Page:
From William's list on a gardening life.
The Czech playwright and polymath (who invented the word “robot”) proves that the lot of the gardener has not improved since this gem was published in 1929. Čapek sets the tone for this charming, often comic view of gardening from the opening sentence: “There are several different ways in which to lay out a garden; the best way is to get a gardener.” He wonders whether “three-year-old cow dung” means dung aged for three years, or from a three-year-old cow; finds reason to question the memories of old-timers; and is convinced that if a gardener entered the Garden of Eden, “he would sniff excitedly and say: ‘Good Lord, what humus!’ ”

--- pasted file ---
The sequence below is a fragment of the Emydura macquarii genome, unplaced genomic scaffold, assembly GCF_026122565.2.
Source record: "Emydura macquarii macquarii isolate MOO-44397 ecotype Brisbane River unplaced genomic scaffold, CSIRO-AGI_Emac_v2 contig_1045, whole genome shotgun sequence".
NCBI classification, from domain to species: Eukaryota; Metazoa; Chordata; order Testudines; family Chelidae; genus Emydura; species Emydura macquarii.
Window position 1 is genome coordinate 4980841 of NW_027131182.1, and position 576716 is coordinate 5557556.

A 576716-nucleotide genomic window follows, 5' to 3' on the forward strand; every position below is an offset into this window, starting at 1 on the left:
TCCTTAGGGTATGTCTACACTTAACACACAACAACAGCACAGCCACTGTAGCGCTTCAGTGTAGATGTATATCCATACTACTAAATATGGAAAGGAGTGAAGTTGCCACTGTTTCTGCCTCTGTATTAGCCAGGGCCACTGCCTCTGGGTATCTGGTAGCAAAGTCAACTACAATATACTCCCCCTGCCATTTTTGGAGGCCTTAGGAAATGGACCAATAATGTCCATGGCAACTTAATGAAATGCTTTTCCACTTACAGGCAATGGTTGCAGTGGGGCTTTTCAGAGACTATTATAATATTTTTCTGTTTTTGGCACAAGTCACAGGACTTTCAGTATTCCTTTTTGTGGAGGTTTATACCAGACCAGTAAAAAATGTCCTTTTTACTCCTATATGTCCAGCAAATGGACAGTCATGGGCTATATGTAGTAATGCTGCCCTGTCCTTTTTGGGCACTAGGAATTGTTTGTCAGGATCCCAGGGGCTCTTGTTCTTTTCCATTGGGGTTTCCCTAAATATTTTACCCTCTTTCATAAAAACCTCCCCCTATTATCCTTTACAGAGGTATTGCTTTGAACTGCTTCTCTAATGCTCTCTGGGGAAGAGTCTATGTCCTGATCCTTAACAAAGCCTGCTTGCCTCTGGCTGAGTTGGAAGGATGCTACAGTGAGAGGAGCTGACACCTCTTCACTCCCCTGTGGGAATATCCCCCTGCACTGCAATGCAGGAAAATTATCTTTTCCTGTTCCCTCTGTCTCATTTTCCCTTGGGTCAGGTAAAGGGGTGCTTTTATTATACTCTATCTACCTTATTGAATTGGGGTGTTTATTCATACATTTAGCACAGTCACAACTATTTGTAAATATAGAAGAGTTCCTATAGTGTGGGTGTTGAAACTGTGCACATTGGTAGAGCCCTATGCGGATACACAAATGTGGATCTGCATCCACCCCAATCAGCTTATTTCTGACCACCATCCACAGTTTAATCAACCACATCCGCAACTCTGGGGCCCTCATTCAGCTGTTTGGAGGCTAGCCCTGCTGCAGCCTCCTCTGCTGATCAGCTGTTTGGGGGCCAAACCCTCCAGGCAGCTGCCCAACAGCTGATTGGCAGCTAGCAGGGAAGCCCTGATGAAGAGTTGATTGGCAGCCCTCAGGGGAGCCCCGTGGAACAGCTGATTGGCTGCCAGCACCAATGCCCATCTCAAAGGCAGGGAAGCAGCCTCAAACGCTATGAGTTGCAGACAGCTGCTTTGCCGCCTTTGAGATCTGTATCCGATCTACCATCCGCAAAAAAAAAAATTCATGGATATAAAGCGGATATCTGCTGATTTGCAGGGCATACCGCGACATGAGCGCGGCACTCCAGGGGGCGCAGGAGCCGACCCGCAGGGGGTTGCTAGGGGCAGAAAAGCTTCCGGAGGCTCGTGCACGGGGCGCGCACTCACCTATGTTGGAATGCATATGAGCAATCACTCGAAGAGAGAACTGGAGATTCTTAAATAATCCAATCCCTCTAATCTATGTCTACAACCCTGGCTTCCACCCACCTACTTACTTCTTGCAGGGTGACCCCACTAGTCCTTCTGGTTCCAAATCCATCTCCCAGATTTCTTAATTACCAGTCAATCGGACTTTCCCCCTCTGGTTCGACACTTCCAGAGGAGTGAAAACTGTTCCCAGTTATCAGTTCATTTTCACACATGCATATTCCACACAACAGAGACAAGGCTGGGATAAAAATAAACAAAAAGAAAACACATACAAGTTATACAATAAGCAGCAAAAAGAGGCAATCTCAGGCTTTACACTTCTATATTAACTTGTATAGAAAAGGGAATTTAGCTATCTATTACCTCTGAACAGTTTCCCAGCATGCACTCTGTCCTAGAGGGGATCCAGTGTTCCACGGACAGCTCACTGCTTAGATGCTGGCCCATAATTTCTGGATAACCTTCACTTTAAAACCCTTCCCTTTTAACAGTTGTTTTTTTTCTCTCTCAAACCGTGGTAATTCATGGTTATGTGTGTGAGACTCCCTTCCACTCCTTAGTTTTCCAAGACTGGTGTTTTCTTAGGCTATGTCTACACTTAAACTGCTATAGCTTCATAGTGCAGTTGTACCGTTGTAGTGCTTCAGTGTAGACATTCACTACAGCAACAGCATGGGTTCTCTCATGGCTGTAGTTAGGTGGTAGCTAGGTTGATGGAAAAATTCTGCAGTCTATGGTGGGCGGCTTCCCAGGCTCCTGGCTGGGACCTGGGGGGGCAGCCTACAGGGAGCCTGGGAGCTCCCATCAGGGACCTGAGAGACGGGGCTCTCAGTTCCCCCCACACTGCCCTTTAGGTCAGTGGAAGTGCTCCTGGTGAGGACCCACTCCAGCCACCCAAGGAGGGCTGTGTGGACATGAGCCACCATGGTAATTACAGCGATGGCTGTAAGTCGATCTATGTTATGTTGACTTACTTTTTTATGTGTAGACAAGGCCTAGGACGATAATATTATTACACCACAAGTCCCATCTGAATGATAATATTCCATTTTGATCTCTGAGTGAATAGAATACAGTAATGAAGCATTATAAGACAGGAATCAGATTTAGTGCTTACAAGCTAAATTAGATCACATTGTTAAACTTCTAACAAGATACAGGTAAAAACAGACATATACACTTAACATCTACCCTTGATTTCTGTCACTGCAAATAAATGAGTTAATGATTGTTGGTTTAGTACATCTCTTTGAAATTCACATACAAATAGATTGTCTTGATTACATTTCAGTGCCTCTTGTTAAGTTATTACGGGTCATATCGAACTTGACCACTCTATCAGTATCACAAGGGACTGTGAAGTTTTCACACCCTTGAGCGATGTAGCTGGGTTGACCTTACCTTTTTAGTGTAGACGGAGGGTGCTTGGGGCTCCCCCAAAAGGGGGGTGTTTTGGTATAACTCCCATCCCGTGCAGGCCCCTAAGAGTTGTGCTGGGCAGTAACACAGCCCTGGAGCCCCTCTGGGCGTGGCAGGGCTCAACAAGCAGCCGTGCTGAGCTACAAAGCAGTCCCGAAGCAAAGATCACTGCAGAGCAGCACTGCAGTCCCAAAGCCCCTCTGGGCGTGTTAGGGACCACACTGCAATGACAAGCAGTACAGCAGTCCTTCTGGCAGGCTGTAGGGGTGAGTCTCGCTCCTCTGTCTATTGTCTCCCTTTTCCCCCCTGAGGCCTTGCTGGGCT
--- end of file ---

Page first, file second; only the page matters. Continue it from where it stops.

Why should I read it?
What is this book about?
"This very entertaining volume with its delightfully humorous pictures should be read by all gardeners." — Nature
"Mr. Čapek writes with sympathy, understanding, and humor." — The New York Times
"Has a mellowness and a charm that give it a high place in the humorous literature of gardening … will delight the amateur gardener, and indeed everyone else." — Saturday Review
The creator of this book is best known internationally as the author of R.U.R., the science-fiction play that introduced the term "robot" to the world. Karel Čapek's satiric gifts take a different turn in this impishly comic book, which…